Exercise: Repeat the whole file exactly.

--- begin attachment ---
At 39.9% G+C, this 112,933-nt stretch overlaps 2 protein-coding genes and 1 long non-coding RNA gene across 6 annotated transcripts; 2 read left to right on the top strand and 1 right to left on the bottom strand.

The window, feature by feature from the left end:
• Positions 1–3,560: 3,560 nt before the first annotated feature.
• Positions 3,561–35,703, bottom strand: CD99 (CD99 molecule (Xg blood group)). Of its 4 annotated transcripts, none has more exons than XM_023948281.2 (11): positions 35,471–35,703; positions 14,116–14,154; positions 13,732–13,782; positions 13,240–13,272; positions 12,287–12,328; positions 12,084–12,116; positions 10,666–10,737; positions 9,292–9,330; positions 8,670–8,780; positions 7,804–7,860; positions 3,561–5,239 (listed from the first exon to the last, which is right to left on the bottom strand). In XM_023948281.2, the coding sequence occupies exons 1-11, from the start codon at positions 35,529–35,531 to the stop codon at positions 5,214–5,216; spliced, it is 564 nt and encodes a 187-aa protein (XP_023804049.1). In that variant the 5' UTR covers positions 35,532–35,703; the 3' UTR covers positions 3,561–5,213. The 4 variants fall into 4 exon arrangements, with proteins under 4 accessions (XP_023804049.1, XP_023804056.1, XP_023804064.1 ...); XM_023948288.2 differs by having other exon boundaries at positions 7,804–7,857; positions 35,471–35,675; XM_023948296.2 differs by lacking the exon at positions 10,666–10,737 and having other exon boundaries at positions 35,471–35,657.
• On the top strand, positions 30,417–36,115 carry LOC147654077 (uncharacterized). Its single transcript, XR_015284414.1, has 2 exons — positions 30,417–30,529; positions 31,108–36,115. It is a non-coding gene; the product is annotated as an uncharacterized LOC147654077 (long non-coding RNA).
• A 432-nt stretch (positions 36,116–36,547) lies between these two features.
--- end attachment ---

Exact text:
At 39.9% G+C, this 112,933-nt stretch overlaps 2 protein-coding genes and 1 long non-coding RNA gene across 6 annotated transcripts; 2 read left to right on the top strand and 1 right to left on the bottom strand.

The window, feature by feature from the left end:
• Positions 1–3,560: 3,560 nt before the first annotated feature.
• Positions 3,561–35,703, bottom strand: CD99 (CD99 molecule (Xg blood group)). Of its 4 annotated transcripts, none has more exons than XM_023948281.2 (11): positions 35,471–35,703; positions 14,116–14,154; positions 13,732–13,782; positions 13,240–13,272; positions 12,287–12,328; positions 12,084–12,116; positions 10,666–10,737; positions 9,292–9,330; positions 8,670–8,780; positions 7,804–7,860; positions 3,561–5,239 (listed from the first exon to the last, which is right to left on the bottom strand). In XM_023948281.2, the coding sequence occupies exons 1-11, from the start codon at positions 35,529–35,531 to the stop codon at positions 5,214–5,216; spliced, it is 564 nt and encodes a 187-aa protein (XP_023804049.1). In that variant the 5' UTR covers positions 35,532–35,703; the 3' UTR covers positions 3,561–5,213. The 4 variants fall into 4 exon arrangements, with proteins under 4 accessions (XP_023804049.1, XP_023804056.1, XP_023804064.1 ...); XM_023948288.2 differs by having other exon boundaries at positions 7,804–7,857; positions 35,471–35,675; XM_023948296.2 differs by lacking the exon at positions 10,666–10,737 and having other exon boundaries at positions 35,471–35,657.
• On the top strand, positions 30,417–36,115 carry LOC147654077 (uncharacterized). Its single transcript, XR_015284414.1, has 2 exons — positions 30,417–30,529; positions 31,108–36,115. It is a non-coding gene; the product is annotated as an uncharacterized LOC147654077 (long non-coding RNA).
• A 432-nt stretch (positions 36,116–36,547) lies between these two features.